Some hate them, others love them; they’re a polarizing aspect of modern game development in the PC scene, and they have either reached for the stars and brought about wonderful worlds (such as Rimworld) or crashed and burned spectacularly in full view of the public (such as Frontiers).
Early-Access titles are cropping up faster than most can even hope to track the development of them, and it’s starting to reach a critical mass on Steam where users are sorting through a litany of titles; some with regular updates and open discussions with the community, and others that are, for all intents and purposes, abandoned.
Yet figuring out which is which within the Steam platform can be a bit of a headache; there are no readily identifiable metrics that informs potential buyers when developers were last active on the discussion forums, and even finding when the last successful update was published can be a massive headache.
Word to the wise: when you’re looking at titles within an Early-Access program, those are the two things that you should immediately find out.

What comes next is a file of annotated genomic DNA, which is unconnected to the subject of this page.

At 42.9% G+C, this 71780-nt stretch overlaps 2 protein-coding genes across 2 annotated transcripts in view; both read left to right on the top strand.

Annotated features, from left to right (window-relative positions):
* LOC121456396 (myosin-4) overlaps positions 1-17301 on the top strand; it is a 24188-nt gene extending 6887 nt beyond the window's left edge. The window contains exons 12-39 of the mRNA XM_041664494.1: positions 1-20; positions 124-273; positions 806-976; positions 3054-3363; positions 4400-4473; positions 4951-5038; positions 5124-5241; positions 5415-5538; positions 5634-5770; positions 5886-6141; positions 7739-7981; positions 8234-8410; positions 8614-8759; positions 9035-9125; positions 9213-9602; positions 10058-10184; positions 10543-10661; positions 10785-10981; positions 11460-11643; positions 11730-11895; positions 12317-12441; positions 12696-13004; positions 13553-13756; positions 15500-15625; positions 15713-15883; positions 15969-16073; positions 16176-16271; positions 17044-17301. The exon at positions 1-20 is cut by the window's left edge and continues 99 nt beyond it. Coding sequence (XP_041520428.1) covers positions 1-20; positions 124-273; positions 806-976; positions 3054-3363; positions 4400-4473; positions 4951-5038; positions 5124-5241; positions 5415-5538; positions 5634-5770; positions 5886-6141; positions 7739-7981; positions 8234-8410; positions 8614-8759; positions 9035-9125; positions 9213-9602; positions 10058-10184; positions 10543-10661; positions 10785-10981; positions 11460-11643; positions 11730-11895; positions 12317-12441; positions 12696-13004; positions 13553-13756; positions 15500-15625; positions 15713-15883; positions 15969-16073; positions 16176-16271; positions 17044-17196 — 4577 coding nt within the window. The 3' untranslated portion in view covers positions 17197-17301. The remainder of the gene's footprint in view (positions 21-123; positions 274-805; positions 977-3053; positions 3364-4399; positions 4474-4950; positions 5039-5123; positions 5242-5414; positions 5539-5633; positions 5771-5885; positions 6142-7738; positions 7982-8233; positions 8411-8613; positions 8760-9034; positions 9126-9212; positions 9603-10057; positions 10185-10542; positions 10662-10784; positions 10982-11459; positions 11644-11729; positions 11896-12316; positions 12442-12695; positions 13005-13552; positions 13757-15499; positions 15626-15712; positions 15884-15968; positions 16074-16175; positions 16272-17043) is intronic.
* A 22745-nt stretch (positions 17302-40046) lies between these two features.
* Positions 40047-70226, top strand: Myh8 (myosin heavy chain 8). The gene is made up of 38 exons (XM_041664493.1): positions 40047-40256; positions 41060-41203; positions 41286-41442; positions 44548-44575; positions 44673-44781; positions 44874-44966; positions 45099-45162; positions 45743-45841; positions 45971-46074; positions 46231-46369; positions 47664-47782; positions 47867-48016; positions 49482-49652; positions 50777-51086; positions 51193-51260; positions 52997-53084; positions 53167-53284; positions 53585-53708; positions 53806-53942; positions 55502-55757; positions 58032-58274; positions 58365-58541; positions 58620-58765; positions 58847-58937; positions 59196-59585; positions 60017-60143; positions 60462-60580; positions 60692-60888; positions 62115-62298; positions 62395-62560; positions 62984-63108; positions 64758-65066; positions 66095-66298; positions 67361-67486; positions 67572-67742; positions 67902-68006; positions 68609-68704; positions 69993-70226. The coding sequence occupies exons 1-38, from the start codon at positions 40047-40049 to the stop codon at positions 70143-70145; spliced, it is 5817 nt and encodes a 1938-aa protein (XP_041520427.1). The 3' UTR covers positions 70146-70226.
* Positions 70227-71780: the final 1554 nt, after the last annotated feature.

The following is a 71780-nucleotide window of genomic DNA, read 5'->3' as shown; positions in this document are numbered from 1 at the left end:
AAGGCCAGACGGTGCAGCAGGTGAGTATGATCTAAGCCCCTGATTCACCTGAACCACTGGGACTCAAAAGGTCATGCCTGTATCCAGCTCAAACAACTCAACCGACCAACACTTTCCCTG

How active they are within the community, and how frequently they are pushing out updates.
— Mists of Noyah (@mistsofnoyah) June 3, 2020
Some titles, such as Project Zomboid, can go for months with nary a word from the developer, and the update timeline has apparently been disabled on the page as well. So all you have to go off of to gauge the purchase is whether the community likes it; those that have been playing through the title to announce that there either is, or is not, merit to be found.
Other titles make full use of the toolbox Valve offers developers with frequent announcements and community interaction, leading to a strong community that bends over backwards for developers; this was seen most recently in Ghost Ship Games Deep Rock Galactic (rock and stone).
There is a wide medium of titles that crowd the Early Access tag, and some are beginning to become frustrated with the cat-and-mouse of trying to figure out which titles are frequently updated and which ones were abandoned a long time ago.
Whether the solution is to have a large segment of the page that states when the last update was pushed out, or some other metric that developers would need to adhere to, it’s vital for Valve to do something to curtail the growing list of abandon-ware that has begun to crowd out legitimate titles on their storefront.
The Early-Access program itself is a fantastic way for meager and eager developers to get their ideas out there and develop some form of community while crowdfunding a title; it just needs a bit of tender love and care from Valve themselves for the market to once again flourish.